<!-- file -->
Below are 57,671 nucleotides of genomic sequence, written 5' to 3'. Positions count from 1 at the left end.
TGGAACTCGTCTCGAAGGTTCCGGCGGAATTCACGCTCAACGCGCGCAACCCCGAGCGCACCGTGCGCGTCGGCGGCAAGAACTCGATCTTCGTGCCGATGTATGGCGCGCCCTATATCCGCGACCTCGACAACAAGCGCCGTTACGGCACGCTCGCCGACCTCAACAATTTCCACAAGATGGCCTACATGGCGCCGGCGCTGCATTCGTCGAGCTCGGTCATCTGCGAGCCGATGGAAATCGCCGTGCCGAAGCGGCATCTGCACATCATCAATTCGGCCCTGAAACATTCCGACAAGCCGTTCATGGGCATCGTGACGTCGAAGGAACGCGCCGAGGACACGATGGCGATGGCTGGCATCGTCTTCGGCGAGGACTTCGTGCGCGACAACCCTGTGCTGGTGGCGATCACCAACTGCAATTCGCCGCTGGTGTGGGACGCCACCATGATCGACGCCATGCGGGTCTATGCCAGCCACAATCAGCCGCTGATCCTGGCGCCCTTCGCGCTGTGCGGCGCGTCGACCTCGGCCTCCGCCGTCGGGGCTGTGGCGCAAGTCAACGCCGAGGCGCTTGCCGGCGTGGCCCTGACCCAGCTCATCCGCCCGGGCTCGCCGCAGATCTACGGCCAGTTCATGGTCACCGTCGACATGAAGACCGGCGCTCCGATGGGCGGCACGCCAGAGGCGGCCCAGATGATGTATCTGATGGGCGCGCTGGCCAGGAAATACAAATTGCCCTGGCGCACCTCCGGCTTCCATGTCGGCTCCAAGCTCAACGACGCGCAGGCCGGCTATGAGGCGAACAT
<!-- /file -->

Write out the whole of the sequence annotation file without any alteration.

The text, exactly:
Below are 57,671 nucleotides of genomic sequence, written 5' to 3'. Positions count from 1 at the left end.
TGGAACTCGTCTCGAAGGTTCCGGCGGAATTCACGCTCAACGCGCGCAACCCCGAGCGCACCGTGCGCGTCGGCGGCAAGAACTCGATCTTCGTGCCGATGTATGGCGCGCCCTATATCCGCGACCTCGACAACAAGCGCCGTTACGGCACGCTCGCCGACCTCAACAATTTCCACAAGATGGCCTACATGGCGCCGGCGCTGCATTCGTCGAGCTCGGTCATCTGCGAGCCGATGGAAATCGCCGTGCCGAAGCGGCATCTGCACATCATCAATTCGGCCCTGAAACATTCCGACAAGCCGTTCATGGGCATCGTGACGTCGAAGGAACGCGCCGAGGACACGATGGCGATGGCTGGCATCGTCTTCGGCGAGGACTTCGTGCGCGACAACCCTGTGCTGGTGGCGATCACCAACTGCAATTCGCCGCTGGTGTGGGACGCCACCATGATCGACGCCATGCGGGTCTATGCCAGCCACAATCAGCCGCTGATCCTGGCGCCCTTCGCGCTGTGCGGCGCGTCGACCTCGGCCTCCGCCGTCGGGGCTGTGGCGCAAGTCAACGCCGAGGCGCTTGCCGGCGTGGCCCTGACCCAGCTCATCCGCCCGGGCTCGCCGCAGATCTACGGCCAGTTCATGGTCACCGTCGACATGAAGACCGGCGCTCCGATGGGCGGCACGCCAGAGGCGGCCCAGATGATGTATCTGATGGGCGCGCTGGCCAGGAAATACAAATTGCCCTGGCGCACCTCCGGCTTCCATGTCGGCTCCAAGCTCAACGACGCGCAGGCCGGCTATGAGGCGAACAT